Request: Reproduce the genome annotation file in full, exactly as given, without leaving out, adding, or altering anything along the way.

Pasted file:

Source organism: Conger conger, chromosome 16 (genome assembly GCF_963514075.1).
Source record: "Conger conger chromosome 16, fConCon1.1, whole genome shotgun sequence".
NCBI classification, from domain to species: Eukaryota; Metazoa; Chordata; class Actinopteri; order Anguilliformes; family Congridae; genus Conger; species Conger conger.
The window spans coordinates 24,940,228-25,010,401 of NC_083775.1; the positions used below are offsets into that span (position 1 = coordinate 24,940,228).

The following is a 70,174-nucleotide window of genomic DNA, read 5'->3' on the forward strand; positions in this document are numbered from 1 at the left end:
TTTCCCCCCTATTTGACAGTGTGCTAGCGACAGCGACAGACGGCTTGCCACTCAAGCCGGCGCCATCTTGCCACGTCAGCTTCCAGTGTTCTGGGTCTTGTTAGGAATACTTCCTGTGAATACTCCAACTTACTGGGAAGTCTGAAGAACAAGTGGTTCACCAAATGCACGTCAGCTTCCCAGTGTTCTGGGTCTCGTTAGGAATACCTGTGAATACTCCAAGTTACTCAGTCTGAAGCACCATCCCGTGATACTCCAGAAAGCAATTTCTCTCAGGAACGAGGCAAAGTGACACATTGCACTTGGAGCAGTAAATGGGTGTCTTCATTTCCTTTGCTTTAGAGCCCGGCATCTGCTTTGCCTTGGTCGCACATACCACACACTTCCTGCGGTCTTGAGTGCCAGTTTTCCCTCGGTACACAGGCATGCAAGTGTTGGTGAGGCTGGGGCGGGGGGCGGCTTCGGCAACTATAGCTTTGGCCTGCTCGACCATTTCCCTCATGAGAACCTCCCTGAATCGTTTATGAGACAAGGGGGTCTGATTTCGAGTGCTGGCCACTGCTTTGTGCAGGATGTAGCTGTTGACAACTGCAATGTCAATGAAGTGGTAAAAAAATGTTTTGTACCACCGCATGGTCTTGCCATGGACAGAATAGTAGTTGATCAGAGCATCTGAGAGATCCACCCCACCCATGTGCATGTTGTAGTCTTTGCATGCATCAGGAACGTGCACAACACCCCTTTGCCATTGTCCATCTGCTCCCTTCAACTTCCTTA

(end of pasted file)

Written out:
Source organism: Conger conger, chromosome 16 (genome assembly GCF_963514075.1).
Source record: "Conger conger chromosome 16, fConCon1.1, whole genome shotgun sequence".
NCBI classification, from domain to species: Eukaryota; Metazoa; Chordata; class Actinopteri; order Anguilliformes; family Congridae; genus Conger; species Conger conger.
The window spans coordinates 24,940,228-25,010,401 of NC_083775.1; the positions used below are offsets into that span (position 1 = coordinate 24,940,228).

The following is a 70,174-nucleotide window of genomic DNA, read 5'->3' on the forward strand; positions in this document are numbered from 1 at the left end:
TTTCCCCCCTATTTGACAGTGTGCTAGCGACAGCGACAGACGGCTTGCCACTCAAGCCGGCGCCATCTTGCCACGTCAGCTTCCAGTGTTCTGGGTCTTGTTAGGAATACTTCCTGTGAATACTCCAACTTACTGGGAAGTCTGAAGAACAAGTGGTTCACCAAATGCACGTCAGCTTCCCAGTGTTCTGGGTCTCGTTAGGAATACCTGTGAATACTCCAAGTTACTCAGTCTGAAGCACCATCCCGTGATACTCCAGAAAGCAATTTCTCTCAGGAACGAGGCAAAGTGACACATTGCACTTGGAGCAGTAAATGGGTGTCTTCATTTCCTTTGCTTTAGAGCCCGGCATCTGCTTTGCCTTGGTCGCACATACCACACACTTCCTGCGGTCTTGAGTGCCAGTTTTCCCTCGGTACACAGGCATGCAAGTGTTGGTGAGGCTGGGGCGGGGGGCGGCTTCGGCAACTATAGCTTTGGCCTGCTCGACCATTTCCCTCATGAGAACCTCCCTGAATCGTTTATGAGACAAGGGGGTCTGATTTCGAGTGCTGGCCACTGCTTTGTGCAGGATGTAGCTGTTGACAACTGCAATGTCAATGAAGTGGTAAAAAAATGTTTTGTACCACCGCATGGTCTTGCCATGGACAGAATAGTAGTTGATCAGAGCATCTGAGAGATCCACCCCACCCATGTGCATGTTGTAGTCTTTGCATGCATCAGGAACGTGCACAACACCCCTTTGCCATTGTCCATCTGCTCCCTTCAACTTCCTTA